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Hurricane Names : Why The Hurricane Is Named Irene

Jarod Wilton
Jarod Wilton looks at the flood waters rising to his doorstep, Saturday, Aug. 27, 2011, in Alliance, N.C., as Hurricane Irene hits the North Carolina coast. (AP Photo/Chuck Burton)
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Jarod Wilton looks at the flood waters rising to his doorstep, Saturday, Aug. 27, 2011, in Alliance, N.C., as Hurricane Irene hits the North Carolina coast. (AP Photo/Chuck Burton)

Hurricanes didn’t always have names– In fact, they began receiving names in the 1950s.

According to Christian Science Monitor, before the 50s, hurricanes didn’t have names but the more memorable ones were referred to by locations or significant days that they took place for example, “1821 Norfolk and Long Island hurricane.”

Interestingly, hurricanes reportedly maintained primarily female names until the 70s and by the late 70s, the system we have today was born and hurricanes began getting both male and female names.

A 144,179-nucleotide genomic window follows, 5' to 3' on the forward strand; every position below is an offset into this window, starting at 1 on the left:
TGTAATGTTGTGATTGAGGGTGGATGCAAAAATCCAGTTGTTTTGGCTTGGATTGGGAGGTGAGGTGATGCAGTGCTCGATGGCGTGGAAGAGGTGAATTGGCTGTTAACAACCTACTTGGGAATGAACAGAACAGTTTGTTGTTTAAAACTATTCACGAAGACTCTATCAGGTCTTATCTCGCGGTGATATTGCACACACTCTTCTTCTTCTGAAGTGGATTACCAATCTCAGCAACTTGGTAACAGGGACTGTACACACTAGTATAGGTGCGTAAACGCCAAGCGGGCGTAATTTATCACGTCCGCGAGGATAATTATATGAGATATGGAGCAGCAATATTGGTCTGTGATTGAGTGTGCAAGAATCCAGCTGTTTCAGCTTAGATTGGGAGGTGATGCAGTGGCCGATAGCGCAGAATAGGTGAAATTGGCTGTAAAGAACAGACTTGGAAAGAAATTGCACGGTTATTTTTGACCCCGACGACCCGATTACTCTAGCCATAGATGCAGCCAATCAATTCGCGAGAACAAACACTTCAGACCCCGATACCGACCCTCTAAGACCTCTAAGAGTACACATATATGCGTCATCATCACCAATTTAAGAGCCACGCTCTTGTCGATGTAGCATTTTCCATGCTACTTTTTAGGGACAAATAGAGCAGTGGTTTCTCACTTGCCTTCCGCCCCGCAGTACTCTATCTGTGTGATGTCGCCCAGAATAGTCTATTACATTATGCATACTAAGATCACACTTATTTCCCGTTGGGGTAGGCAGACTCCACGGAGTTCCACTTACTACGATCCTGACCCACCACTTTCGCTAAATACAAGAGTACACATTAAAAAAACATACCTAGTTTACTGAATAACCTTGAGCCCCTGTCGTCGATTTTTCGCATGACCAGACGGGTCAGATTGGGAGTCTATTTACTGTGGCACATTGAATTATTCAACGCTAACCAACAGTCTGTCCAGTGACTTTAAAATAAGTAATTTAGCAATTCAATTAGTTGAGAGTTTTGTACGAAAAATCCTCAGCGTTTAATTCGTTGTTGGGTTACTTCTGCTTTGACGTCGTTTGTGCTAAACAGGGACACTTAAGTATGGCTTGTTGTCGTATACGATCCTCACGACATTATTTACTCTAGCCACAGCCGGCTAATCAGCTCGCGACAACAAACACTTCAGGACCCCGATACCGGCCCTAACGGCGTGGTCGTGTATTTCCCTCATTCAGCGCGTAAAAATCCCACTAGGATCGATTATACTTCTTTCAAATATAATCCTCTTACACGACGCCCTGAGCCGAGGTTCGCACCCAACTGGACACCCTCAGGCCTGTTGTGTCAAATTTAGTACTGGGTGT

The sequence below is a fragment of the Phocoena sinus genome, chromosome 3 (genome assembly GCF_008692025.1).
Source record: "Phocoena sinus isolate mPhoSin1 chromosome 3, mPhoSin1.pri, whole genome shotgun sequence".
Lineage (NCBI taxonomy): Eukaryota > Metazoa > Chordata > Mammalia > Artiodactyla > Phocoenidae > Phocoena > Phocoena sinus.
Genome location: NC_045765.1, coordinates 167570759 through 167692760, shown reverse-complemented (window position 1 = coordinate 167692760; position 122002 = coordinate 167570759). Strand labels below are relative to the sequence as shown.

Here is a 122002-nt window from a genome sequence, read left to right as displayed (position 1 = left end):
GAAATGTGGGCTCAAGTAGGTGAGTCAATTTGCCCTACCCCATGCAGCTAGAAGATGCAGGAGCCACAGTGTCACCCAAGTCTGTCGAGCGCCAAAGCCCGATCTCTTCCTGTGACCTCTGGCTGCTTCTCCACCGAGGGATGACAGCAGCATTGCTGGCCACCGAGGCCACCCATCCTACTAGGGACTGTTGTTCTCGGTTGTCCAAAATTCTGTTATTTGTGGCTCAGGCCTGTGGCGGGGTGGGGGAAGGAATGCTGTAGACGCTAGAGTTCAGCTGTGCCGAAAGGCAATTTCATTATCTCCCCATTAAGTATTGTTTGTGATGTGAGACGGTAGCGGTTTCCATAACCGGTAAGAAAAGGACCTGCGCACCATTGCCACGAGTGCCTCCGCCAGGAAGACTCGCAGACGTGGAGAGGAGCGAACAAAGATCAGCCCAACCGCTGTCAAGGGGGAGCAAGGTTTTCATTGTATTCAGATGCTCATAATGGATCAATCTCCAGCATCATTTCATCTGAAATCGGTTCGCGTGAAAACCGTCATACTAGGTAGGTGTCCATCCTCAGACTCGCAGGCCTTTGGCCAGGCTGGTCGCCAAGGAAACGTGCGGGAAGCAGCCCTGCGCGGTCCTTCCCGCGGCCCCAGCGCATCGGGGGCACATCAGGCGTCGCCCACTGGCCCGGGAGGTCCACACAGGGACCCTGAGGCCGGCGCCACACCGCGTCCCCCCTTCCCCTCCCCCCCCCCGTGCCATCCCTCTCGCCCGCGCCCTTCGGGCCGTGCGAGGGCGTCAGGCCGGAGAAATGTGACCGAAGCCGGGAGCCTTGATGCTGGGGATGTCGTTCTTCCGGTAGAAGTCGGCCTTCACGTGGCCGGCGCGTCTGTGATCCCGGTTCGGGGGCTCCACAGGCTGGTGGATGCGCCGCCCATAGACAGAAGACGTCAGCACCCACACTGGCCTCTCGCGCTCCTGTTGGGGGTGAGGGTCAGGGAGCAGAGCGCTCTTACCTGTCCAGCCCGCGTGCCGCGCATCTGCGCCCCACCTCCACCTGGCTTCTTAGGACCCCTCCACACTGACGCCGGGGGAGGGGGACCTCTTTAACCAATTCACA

Today, hurricanes reportedly aren’t named until they reach Tropical Storm status and then named starting with the letter A proceeding in alphabetical order.

Each year the names vary in a six year cycle and the lists are different depending on what ocean. This year the names for the Atlantic Ocean include: Arlene, Bret, Cindy, Don, Emily, Franklin, Gert, Harvey, Irene, Jose, Katia, Lee, Maria, Nate, Ophelia, Philippe, Rina, Sean, Tammy, Vince and Whitney.

This year’s cycle of names is similar to 2005’s– Irene was used in 2005 but wasn’t a significant hurricane. Many are probably thinking where’s Katrina on this year’s list, the truth is you’ll never see that name again.  According to CS Monitor, over 70 Atlantic hurricanes have been retired to honor the lives that were lost and also not cause confusion, including Katrina. According to Third Age,  Andrew and Charley are other examples of names that will never be featured in the World Meteorological Association’s lists again.

 

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